The American public might be mistaken for viewing the currently-operative version of the travel ban as a joint venture of the Executive Branch and Judiciary. There comes a point where the justices have so tightly intertwined themselves with the travel ban that they own it as policy, and we are fast approaching that point (if we haven’t already reached it). As I’ve written elsewhere about the original travel ban, “[c]ourts should not allow themselves to become agents of the Trump administration in yet another round of detailed, half-baked revisions to this unlawful executive order.”

Third, these developments pose a serious institutional risk for the Court. The most extreme risk is that there will be an act of terrorism by somebody who would have been excluded under Trump’s full executive order, but who was allowed into the United States by the Supreme Court. In that event, it seems safe to assume that Trump will spend months (even years) bashing the Court for its interference. A less visible—albeit equally important—risk is that people will suffer and die in foreign lands who would have found sanctuary in the United States, but for the Court’s unwillingness to block Trump’s order in its entirety. As the Court continues to entangle itself with the revised travel ban—which, by all accounts, is truly a dumpster fire of immigration/security policy—it assumes the risk that (entirely foreseeable) consequences of that policy will be laid at its marble doorstep.

Fourth, all of these concerns are exacerbated by the fact that the Court has yet to offer any merits-based legal justification for its decisions. As we’ve learned in recent years, the public has a surprisingly high tolerance for life-altering decisions by the Court unaccompanied by reasoning. (Will Baude has written about this in relation to the shadow docket.) But as the Court steps further out on a limb partly of its own creation, the absence of public reasoning will become more problematic—and may expose the Court to far greater risk in the event that a tragedy is blamed on it. That will remain true even if the Court never actually rules on the constitutional merits.

Finally, as Leah Litman has emphasized, the Supreme Court has acted in full awareness of the bad faith that motivated the travel ban in the first place, that remains characteristic of this administration, and that most recently led Trump to accept a ridiculous interpretation of the Court’s own order.  See generally #GrandmaBan. As we have learned, if you give Trump an inch, he’ll take a yard—and then insist that he originally owned that beautiful inch, too (and how dare you suggest otherwise!). In that context, the Court’s difficult balancing act may presume too much of the Executive, which will declare every ruling a victory, read the Court’s orders with a miserly eye, and then throw the Court under the bus the second Trump sees value in doing so.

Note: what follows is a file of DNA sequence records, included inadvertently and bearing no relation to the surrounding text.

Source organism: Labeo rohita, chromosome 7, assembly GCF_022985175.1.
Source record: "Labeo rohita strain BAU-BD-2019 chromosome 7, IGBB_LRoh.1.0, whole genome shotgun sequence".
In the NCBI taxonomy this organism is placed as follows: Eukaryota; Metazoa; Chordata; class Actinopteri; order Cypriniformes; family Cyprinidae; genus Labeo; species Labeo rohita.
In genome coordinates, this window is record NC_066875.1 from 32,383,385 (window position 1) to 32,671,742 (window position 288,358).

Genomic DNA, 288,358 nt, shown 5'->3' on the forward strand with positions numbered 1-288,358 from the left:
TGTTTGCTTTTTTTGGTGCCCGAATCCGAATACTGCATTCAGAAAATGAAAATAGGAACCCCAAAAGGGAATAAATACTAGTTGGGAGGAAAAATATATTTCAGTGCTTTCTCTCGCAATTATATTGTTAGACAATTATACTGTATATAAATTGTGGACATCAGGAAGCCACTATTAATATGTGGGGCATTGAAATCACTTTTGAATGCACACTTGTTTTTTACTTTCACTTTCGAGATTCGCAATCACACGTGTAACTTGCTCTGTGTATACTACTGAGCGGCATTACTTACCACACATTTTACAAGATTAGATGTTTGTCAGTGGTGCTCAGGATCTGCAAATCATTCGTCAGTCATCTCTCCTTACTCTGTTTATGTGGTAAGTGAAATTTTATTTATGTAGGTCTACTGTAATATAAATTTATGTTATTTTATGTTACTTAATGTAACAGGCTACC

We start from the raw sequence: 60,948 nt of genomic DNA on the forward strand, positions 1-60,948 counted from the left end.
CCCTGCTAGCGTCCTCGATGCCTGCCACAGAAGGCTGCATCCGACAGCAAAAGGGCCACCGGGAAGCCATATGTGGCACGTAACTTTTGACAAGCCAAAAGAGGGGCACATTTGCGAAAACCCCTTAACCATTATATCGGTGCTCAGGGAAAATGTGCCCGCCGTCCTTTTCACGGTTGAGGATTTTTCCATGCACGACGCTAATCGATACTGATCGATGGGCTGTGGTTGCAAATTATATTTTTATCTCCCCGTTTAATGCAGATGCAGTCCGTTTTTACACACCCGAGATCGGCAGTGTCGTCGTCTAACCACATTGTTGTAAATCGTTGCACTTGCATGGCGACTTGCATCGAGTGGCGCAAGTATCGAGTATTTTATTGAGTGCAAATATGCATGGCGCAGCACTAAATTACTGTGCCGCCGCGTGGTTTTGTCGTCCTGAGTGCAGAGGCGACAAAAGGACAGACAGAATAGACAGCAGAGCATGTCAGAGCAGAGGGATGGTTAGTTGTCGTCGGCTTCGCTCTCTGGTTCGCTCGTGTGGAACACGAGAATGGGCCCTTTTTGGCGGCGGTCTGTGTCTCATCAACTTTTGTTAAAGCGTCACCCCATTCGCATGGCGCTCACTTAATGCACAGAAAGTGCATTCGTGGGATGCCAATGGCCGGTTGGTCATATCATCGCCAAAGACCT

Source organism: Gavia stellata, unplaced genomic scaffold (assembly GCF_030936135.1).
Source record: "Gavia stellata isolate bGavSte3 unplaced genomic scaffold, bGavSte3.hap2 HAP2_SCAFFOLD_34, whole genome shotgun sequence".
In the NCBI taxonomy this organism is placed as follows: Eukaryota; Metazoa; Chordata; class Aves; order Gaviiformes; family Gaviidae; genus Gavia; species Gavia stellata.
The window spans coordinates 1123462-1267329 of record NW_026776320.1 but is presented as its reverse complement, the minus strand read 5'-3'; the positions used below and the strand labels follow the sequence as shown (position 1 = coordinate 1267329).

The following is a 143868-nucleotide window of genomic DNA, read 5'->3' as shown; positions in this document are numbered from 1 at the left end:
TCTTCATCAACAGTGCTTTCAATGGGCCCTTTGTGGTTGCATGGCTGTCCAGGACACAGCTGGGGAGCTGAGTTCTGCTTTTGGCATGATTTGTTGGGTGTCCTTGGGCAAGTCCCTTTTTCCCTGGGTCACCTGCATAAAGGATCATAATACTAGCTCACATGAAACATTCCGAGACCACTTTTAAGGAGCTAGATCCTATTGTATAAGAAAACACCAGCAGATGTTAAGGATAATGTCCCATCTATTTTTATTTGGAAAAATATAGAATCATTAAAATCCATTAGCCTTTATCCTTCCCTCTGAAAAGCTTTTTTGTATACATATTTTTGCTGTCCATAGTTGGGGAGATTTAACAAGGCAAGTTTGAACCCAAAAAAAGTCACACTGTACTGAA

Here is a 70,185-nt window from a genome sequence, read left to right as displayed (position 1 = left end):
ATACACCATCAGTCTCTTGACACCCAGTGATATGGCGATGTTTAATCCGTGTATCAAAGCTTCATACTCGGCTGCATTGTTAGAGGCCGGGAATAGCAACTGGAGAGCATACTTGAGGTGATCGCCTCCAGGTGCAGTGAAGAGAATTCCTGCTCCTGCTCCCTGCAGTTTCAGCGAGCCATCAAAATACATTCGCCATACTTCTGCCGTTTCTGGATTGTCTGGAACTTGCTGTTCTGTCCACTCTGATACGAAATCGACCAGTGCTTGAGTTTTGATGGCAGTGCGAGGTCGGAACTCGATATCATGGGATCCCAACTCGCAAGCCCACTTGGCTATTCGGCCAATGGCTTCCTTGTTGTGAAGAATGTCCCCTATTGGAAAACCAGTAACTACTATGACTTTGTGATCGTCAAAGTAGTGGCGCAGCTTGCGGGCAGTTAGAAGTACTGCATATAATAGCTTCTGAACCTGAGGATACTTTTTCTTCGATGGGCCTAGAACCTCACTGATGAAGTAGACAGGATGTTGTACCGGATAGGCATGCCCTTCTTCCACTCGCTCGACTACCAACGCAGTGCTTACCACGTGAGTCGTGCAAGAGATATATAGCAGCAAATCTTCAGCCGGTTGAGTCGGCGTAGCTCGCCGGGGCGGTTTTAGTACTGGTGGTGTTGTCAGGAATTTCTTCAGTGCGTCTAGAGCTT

In sum, the Supreme Court’s latest ruling leaves it in a dangerous position. It is now the co-owner (and ongoing co-author) of a travel ban that sprang from an anti-Muslim campaign promise and makes no conceivable sense as policy (especially as revised by the courts and delayed in implementation). The Court has reached that position without addressing the merits, and through a process that may ensure it never does so. And if anything goes awry, the Court will be exposed to attacks that may cause it lasting harm.

There is value in compromise, especially in this heated environment. The Court’s original order achieved a great feat in lowering temperatures around an explosive issue. Its latest balancing act might do the same. But there is a price to be paid amid all this tightrope walking. And while we don’t yet know what that price will be, or when it will come due, I truly worry that the Court has gambled its legitimacy on a path that could easily collapse under it. 

Deferred Reaction To the Courts

6/22/20  //  Commentary

Democratic and Republican responses to the DACA decision illustrate the different focus the two parties put on the federal courts.

Leah Litman

Michigan Law School

Versus Trump: Should Vulnerable Detainees Be Released?

3/27/20  //  Commentary

On this week’s Versus Trump, Jason and Charlie discuss a lawsuit in Seattle, Dawson v. Asher, requesting that several vulnerable people in immigration detention be released. They discuss the legal standard for detention, why detention centers are particularly dangerous places, and what courts will be balancing when they consider these requests for release. Listen now!

Charlie Gerstein

Gerstein Harrow LLP

Jason Harrow

Gerstein Harrow LLP

The Blame Game

2/18/20  //  Commentary

The administration often tries to foist blame on the courts for its politically unpopular policies--or to have the courts effectuate its politically unpopular policies for the administration.

Leah Litman

Michigan Law School